Multinational companies (MNCs) in the capital goods industry are increasing their stakes in Indian units through buy-backs or open offers.
A week ago, the Swedish promoter of construction equipment firm Atlas Copco AB, which holds 83.8% stake in the listed Indian subsidiary, offered to buy back the remaining 16.2% of the public holding. If successful, the unit will be delisted.
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Similarly, the German parent of Siemens AG made an offer to buy as much as 19.8% of the company’s stock from other shareholders to increase its stake to 75%. Nearly a year ago, parent ABB Ltd raised its stake in the company’s locally listed entity to 75% from 52.1% through an open offer.
The dilemma for a minority shareholder is whether to bite the bait and sell out, or hold the shares with hope of better returns over a longer term. The dilemma stems from the hefty premium to market price at which the offers are being made. For example, ABB’s offer was at a 34% premium to the prevailing market price. Siemens’ was at a 30% premium to the market price.
The rather desperate attempt to lure minority holders to sell is perhaps a reflection of the MNCs’ intention to capitalize on the growth potential in Indian markets. Compared with other sectors such as pharmaceuticals, MNCs in the capital goods sector are now positioning India as a global sourcing hub. Besides, if one has confidence in the 8%-plus growth in the gross domestic product over the next few years, then the capital goods firms cannot be ignored.
Why sell then? The trick is to be able to evaluate the strength of the offer. For instance, Altas Copco’s initial offer of Rs2,250 per share was at a premium to market price. But the same stands revised to Rs2,750 apiece. Given the premium to the ruling market price, which commands rich valuations (MNC shares trade at one-year forward price-earnings multiples of more than 25), an existing investor would do well in tendering his shares.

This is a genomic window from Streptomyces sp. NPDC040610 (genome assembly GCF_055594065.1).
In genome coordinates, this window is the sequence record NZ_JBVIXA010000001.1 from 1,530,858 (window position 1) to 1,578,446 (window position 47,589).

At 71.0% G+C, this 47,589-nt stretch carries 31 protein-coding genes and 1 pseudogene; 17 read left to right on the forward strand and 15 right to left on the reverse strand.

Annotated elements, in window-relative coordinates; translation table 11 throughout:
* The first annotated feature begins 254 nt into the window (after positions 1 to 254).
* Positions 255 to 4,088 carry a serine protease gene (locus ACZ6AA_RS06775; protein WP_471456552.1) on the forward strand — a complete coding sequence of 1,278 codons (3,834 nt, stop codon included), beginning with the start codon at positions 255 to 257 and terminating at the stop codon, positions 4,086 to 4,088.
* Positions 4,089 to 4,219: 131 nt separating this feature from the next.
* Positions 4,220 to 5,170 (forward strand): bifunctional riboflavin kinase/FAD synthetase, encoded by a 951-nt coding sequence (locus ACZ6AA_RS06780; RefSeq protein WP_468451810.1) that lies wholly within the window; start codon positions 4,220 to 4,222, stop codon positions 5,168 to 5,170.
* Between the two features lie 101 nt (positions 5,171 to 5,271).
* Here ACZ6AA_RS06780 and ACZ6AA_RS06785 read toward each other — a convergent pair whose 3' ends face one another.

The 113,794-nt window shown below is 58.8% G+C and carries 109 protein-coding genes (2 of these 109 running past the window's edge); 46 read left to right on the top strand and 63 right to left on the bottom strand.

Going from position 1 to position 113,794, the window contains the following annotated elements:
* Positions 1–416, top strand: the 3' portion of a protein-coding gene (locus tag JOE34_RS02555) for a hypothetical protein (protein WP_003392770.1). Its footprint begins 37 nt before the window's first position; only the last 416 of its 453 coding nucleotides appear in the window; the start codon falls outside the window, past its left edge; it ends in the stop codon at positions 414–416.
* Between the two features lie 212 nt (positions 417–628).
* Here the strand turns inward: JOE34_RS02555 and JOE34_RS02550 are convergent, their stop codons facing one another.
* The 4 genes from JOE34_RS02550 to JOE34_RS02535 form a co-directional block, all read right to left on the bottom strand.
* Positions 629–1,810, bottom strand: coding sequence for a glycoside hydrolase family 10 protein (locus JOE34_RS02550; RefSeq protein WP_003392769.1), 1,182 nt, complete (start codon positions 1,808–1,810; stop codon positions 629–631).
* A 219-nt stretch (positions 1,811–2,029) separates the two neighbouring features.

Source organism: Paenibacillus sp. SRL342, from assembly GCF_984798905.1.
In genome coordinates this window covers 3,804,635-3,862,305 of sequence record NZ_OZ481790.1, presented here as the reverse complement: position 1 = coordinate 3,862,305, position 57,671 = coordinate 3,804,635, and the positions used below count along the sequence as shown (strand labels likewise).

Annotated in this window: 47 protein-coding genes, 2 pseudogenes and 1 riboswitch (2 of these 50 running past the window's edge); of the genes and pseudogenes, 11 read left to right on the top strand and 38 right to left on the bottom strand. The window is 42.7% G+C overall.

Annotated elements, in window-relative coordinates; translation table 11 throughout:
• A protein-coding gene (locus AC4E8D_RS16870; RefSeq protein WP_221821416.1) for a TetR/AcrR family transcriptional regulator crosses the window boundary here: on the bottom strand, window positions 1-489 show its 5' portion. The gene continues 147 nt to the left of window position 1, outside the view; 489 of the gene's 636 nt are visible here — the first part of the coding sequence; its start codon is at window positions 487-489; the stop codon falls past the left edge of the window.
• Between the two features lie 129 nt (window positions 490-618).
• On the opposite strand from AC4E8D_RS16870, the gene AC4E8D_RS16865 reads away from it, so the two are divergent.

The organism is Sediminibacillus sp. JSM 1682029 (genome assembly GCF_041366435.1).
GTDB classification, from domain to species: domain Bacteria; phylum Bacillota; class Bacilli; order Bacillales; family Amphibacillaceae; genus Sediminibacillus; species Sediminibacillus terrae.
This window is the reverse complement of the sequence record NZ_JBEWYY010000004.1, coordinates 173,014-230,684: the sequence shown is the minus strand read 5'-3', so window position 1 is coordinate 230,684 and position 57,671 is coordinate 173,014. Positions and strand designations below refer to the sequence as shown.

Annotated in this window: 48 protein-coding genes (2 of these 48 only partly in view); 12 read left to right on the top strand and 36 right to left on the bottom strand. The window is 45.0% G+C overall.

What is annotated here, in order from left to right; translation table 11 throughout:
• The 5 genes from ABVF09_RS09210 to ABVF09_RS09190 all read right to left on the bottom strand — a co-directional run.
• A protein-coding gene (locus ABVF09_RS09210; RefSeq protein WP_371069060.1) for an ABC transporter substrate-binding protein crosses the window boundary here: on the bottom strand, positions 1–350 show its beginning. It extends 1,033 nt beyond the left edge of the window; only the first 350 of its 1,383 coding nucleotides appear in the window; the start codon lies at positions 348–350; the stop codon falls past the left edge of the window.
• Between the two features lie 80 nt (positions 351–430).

Besides, if the public float is low, such as in Atlas Copco, investors may be stuck holding a small number of shares, if the firm delists. Current Securities and Exchange Board of India norms permit companies to delist if the promoter holding is more than 90%. According to Dhirendra Tiwary, assistant vice-president at Motilal Oswal Securities Ltd, “Foreign firms are aligning to their global holding structure wherein subsidiaries are not often listed in their respective countries.” They may delist here, too.
The trend is not new. In 2000, Philips India Ltd made an open offer at a hefty 45% premium to the ruling market price and subsequently delisted. Several years later, the firm made another offer for those who held on.
But Lady Luck does not always smile on the minority lot. Share prices, which surge during the open offer, sometimes plunge later. Low-trading volumes or even delisting may make exits tough for the retail investor. Bosch Ltd (in the auto component segment) is one such example. The company made three buy-backs, and thereafter, between April 2000 and January 2002, its share price fell from Rs4,200 to Rs3,800, and then to Rs2,500.
Analysts reckon the capital goods sector is now at the inflection point. Says John Perinchery, analyst at Angel Securities Ltd, “A 100% subsidiary allows for minimum disclosures on new technology and products, ensuring their focus on the core business and greater share in profits after huge expenses incurred on research and development.” It’s a reversal of the 1970s era, when Indian foreign exchange regulations made listing of foreign subsidiaries in India mandatory.
Also, at the moment, most firms are sitting pretty on huge piles of cash, and may like to reward shareholders. Siemens for example, has around €15 billion (Rs95,700 crore) in cash. An existing investor can use this opportunity to cash out.
Graphic by Yogesh Kumar/Mint
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